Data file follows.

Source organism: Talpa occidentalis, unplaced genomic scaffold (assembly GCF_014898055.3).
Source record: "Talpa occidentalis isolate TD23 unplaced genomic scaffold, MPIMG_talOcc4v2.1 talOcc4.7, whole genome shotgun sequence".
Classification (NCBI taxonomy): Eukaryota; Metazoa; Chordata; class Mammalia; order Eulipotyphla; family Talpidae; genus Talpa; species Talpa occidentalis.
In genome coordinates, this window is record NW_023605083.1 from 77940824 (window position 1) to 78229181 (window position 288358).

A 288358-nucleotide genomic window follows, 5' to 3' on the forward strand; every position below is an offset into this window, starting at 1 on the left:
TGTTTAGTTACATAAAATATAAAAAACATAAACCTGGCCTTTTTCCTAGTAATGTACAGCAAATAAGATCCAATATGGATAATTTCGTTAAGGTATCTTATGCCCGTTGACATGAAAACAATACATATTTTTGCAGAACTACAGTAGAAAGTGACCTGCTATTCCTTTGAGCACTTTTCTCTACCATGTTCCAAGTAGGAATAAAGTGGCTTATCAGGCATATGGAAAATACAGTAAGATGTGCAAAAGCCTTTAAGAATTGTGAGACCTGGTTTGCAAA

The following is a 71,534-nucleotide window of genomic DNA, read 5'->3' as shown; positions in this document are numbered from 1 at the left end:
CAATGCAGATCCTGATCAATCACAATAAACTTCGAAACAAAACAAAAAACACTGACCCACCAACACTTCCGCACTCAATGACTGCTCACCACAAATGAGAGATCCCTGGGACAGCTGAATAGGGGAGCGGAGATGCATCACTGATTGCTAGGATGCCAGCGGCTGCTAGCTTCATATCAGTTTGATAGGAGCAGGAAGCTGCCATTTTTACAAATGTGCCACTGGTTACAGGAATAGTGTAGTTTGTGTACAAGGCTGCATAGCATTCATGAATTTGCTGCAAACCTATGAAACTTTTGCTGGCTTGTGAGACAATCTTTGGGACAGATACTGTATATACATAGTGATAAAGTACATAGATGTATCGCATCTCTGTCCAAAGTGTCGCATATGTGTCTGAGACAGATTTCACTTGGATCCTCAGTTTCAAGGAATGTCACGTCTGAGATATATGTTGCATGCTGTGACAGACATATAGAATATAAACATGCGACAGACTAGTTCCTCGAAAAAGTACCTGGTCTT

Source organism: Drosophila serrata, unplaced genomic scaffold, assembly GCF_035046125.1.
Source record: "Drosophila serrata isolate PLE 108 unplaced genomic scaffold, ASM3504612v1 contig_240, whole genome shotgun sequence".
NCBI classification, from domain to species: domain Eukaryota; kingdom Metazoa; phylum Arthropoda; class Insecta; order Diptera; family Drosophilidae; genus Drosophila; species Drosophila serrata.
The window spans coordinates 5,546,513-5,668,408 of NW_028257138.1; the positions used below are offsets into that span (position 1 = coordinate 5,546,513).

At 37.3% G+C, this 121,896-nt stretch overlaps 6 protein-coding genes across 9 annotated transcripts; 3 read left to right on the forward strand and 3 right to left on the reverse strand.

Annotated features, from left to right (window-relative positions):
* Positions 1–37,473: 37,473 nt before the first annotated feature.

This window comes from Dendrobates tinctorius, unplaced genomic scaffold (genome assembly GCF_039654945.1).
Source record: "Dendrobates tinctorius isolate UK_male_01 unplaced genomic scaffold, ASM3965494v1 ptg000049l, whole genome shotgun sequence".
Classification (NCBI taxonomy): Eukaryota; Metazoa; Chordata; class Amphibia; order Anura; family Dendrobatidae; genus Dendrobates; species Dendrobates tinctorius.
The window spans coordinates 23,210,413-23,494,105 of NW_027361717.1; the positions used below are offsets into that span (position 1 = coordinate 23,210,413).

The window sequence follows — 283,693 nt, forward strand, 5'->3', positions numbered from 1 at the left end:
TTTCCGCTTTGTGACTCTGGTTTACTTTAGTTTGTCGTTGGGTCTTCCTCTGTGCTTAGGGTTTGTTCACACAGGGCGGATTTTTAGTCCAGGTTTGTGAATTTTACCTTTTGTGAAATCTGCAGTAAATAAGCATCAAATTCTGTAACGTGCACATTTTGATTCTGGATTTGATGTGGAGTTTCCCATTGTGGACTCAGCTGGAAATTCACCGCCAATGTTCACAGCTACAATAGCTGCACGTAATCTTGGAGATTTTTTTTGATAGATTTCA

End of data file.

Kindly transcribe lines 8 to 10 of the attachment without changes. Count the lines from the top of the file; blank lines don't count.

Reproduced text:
CAATGCAGATCCTGATCAATCACAATAAACTTCGAAACAAAACAAAAAACACTGACCCACCAACACTTCCGCACTCAATGACTGCTCACCACAAATGAGAGATCCCTGGGACAGCTGAATAGGGGAGCGGAGATGCATCACTGATTGCTAGGATGCCAGCGGCTGCTAGCTTCATATCAGTTTGATAGGAGCAGGAAGCTGCCATTTTTACAAATGTGCCACTGGTTACAGGAATAGTGTAGTTTGTGTACAAGGCTGCATAGCATTCATGAATTTGCTGCAAACCTATGAAACTTTTGCTGGCTTGTGAGACAATCTTTGGGACAGATACTGTATATACATAGTGATAAAGTACATAGATGTATCGCATCTCTGTCCAAAGTGTCGCATATGTGTCTGAGACAGATTTCACTTGGATCCTCAGTTTCAAGGAATGTCACGTCTGAGATATATGTTGCATGCTGTGACAGACATATAGAATATAAACATGCGACAGACTAGTTCCTCGAAAAAGTACCTGGTCTT

Source organism: Drosophila serrata, unplaced genomic scaffold, assembly GCF_035046125.1.
Source record: "Drosophila serrata isolate PLE 108 unplaced genomic scaffold, ASM3504612v1 contig_240, whole genome shotgun sequence".